But first an update on story #1…the narrative of youngest daughter starting school. Let me share (if you are a veteran reader you already know this) that I am 100% a liberal arts person. I understand the basics of the birds and the bees and I can tell a conifer from a deciduous tree. I know what happens when you mix baking soda and vinegar. That’s about it for biology and chemistry. As far as math goes, let’s just say that I consider it a win if my checkbook balances and I do that everyday so it’s not too many numbers.
Since I have a definitive bias towards art, literature and writing, it is possible that I may have let the math lessons slide a bit. Youngest daughter also has struggled with the retention of even the most basic of math facts. Loads of tears, worksheets, computer programs and textbooks later, we finally happened upon something that worked two months ago.
At the beginning of the summer we were still working on addition and subtraction. It just didn’t make sense to her.We found a computer program that she really enjoyed and with the looming deadline of placement testing for her new school, she had quite a challenge before her.
Keep in mind that she is entering the sixth grade and had to place in fifth grade or better to take math on campus. At the beginning of the summer she was at a second grade math level.
She tested on Monday and place firmly at the fourth grade level…almost to fifth. They are allowing her to register for the sixth grade math class based on the fact that she accomplished so much over the summer. I suspect that she is actually really great at math and just needs a teacher who can guide her (someone who can actually do math and isn’t studying ahead trying to remember how to do long division)!
What these words leave out is how truly hard this all was. Copious tears and meltdowns for both of us. Me feeling like I had failed her. She feeling dumb. Apologies and hugs. Giving up and starting over. Endless lists of what we needed to get done (me). Endless doodling on the page meant for figuring out answers (her).
It is done. She is entering school on the same level as everyone else in her class. We saw her desk yesterday with her binder laid out and waiting for her.
That made it so real. And hard. And happy. And proud. And anxious. And….
on to story #3…
Binky Goes on an Adventure
I love all my kiddos. I even like them a lot of the time. Honestly there have been times (in all of our lives) when I would have traded them for a fountain diet coke with crushed ice, but I’ve given that addiction up, so it’s a moot point. I stuck it out…they didn’t run away from home (well, one of the did, but she came home).
When my two girls left home, I thought I would die. They both left at the same time and dropping them off at college (the same one my husband and I went to) was impossibly hard. I survived. They survived and thrived.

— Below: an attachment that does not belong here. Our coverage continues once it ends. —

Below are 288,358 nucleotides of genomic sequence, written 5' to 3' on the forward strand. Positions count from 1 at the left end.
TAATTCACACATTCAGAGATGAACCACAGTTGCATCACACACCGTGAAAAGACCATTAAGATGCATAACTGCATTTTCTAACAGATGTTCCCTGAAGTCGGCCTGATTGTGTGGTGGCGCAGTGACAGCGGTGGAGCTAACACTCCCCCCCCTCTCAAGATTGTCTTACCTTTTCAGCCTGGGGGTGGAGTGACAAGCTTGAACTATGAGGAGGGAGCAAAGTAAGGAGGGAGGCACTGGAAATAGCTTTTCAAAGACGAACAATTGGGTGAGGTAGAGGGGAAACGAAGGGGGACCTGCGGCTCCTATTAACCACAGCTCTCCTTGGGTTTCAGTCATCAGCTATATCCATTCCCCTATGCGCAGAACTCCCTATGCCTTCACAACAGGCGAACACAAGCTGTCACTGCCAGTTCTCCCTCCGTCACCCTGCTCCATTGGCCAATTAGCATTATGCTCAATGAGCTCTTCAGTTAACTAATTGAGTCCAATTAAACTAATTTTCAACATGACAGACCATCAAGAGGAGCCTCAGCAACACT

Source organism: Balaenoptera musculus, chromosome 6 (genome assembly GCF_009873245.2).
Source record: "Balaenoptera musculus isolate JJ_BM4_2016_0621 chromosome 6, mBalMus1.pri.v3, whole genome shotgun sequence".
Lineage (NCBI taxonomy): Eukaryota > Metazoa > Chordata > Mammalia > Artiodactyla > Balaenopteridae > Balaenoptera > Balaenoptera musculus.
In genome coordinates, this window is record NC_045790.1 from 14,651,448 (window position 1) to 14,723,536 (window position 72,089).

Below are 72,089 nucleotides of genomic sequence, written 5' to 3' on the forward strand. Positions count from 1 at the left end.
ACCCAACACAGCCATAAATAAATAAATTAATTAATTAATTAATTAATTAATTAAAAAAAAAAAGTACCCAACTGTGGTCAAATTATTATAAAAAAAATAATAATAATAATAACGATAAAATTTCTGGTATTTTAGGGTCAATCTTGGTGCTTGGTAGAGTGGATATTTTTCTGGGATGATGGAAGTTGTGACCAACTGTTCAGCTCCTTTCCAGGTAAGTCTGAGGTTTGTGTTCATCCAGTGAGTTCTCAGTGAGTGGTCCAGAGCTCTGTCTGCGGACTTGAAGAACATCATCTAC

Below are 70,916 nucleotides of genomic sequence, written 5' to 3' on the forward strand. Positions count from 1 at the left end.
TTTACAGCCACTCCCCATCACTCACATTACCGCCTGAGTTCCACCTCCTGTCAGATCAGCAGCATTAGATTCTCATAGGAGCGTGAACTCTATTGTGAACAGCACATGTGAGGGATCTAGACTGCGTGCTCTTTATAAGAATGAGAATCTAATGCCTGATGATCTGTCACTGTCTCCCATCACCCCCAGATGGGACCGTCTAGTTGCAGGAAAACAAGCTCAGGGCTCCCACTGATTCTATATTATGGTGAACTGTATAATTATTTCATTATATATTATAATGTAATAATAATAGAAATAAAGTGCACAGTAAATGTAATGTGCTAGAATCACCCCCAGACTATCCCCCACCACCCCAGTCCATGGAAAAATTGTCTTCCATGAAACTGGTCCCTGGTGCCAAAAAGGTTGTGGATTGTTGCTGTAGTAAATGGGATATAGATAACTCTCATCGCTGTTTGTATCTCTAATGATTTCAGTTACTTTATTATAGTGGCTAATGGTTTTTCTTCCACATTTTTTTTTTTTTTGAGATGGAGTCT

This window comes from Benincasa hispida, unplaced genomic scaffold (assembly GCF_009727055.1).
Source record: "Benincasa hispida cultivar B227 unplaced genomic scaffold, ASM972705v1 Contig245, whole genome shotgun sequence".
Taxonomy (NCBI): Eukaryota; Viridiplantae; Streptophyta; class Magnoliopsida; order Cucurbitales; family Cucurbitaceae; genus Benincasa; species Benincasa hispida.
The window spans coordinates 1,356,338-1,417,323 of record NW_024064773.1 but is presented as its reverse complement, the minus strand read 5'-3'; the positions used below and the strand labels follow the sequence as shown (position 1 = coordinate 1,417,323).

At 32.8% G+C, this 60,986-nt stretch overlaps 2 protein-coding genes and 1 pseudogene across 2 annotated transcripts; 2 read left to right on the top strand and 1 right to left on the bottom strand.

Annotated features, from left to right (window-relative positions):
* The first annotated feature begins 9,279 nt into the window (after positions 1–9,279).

But this is my baby boy, Binky. This unfortunate nickname is no longer in use, but grew out his extended attachment to his pacifier.
He’s been quietly making plans for his future for quite a while. He’s never been much on sharing the important stuff. He’ll coast along for a while and then make a big announcement about what he’s about to do and surprise us all. I knew he’s been trying to figure out this apartment thing.
I just preferred not to think about it.
It’s time for him to move out. It’s a good plan. The apartment is further in towards Austin. Not too far away for him to bring his laundry home and raid the pantry.
I want him to go and build his life. He’s an adult. My job is done.
But…he’s also still Binky with all the moments and memories that name symbolizes.
What will my life be like with him not in it all the time.
Sleeping soundly through all the malfunctioning smoke alarms going off for 30 minutes while I try to shut them off.
Endlessly sharing sports names and stats while I struggle to appear interested.
Never straightening out his nasty socks so they can be properly washed.
Continually butting heads with his Dad.
Insisting that the vegetables in a Hot Pocket are enough for a healthy diet.
Living in a room that any decent health inspector would condemn.
Planting daffodil bulbs and sunflowers…well, mainly eating dirt, but we tried.
Always knowing when I need a hug…even when I don’t.
This growing up thing is hard. For Mom’s and kids.
I’m going to go cry for a while.
It will be okay.
And, of course, I have Barret the dog to keep me company. Thank you, Jacob. I really mean it.
Visual artist playing with collage, assemblage and whatever else I imagine. Homemaker and homeschooling Mom of four children aged 10 to 24. Ready to fully embrace life and leave regret and fear behind. Each new day is an opportunity to love, create and live with intention...